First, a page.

Ghanaians commuters who risk their lives on the Tema motorway because of the absence of streetlights may have to do so for some 15 more months.
The Roads and Highways Minister, Kwesi Amoako-Atta, has said erecting new streetlights will be a waste of resources because they would eventually be torn down for the expansion of the Tema Motorway.
[contextly_sidebar id=”6OZiK0TpQQTslHqfTSeGoKsPaWJORQme”]The lack of streetlights is noted as one of the hazards on the Tema Motorway, which has not seen major repair works in the last decade despite the huge sums of money the road generates in the form of tolls.
Mr. Amoako-Atta admitted the need for infrastructure benefits especially since people were paying tolls to use the motorway but ”the project being undertaken on the Tema motorway will not, for now, call for the erection of street lights.”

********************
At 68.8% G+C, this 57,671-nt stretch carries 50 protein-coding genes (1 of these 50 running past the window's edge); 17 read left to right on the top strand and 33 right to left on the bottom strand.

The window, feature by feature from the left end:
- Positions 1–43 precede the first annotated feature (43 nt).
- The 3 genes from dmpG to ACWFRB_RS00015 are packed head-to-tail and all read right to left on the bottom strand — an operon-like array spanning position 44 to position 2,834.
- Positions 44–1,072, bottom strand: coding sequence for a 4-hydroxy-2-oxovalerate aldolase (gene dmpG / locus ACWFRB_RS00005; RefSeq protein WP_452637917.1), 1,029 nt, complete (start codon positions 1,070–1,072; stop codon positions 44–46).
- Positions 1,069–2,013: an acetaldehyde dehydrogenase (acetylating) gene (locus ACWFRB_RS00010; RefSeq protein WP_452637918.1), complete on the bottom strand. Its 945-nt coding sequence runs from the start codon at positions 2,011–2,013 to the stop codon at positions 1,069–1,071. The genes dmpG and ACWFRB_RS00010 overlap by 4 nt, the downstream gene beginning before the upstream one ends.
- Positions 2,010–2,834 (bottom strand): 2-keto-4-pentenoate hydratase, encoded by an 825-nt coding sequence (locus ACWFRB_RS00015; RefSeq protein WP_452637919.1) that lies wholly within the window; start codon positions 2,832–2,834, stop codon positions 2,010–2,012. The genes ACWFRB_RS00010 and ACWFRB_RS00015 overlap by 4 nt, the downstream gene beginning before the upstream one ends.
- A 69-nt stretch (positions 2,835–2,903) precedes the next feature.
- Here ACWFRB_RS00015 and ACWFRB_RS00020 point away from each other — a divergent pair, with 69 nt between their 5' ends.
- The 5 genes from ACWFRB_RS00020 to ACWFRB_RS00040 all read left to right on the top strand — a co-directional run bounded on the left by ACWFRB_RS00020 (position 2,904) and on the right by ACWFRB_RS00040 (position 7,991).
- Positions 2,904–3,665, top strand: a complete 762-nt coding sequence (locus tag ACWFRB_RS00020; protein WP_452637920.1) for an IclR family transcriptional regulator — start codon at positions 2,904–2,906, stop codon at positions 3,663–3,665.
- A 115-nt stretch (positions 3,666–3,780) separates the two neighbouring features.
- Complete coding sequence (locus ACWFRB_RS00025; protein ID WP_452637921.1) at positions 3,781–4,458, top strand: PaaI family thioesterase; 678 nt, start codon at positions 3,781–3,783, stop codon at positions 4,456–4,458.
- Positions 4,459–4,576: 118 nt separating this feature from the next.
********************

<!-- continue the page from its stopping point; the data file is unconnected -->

“I am saying so because by the end of the year, should everything go on as planned, I know that things will work out and latest by the first week or the first quarter of 2018, the motorway project will take off and everything will end by the close of the year.”
A three-tier interchange at Tetteh Quarshie is expected to accompany the construction of the six-lane motorway and the Minister said this new construction work “comes with modern street lighting.”
“…So why should we spend scarce resources of Ghanaians just for two or three months to put up street lights only to pull them down because the total contract comes together with the lighting aspect. It is part of the component. The median that holds the street lights is going to be disturbed because of the construction, and that is why we are not tackling the lighting aspect.”
“By the time we finish the project, it will be a beautiful sight and the street lighting will be on from one end to the other.”
In October 2013, the government announced the expansion of the Accra-Tema motorway into six lanes with an interchange at the Tema roundabout to ease traffic.
The project is expected to cost US$100 million with funding from a credit facility from the Brazilian government, and the government of Ghana, and would take two years to be completed.
By: Delali Adogla-Bessa/citifmonline.com/Ghana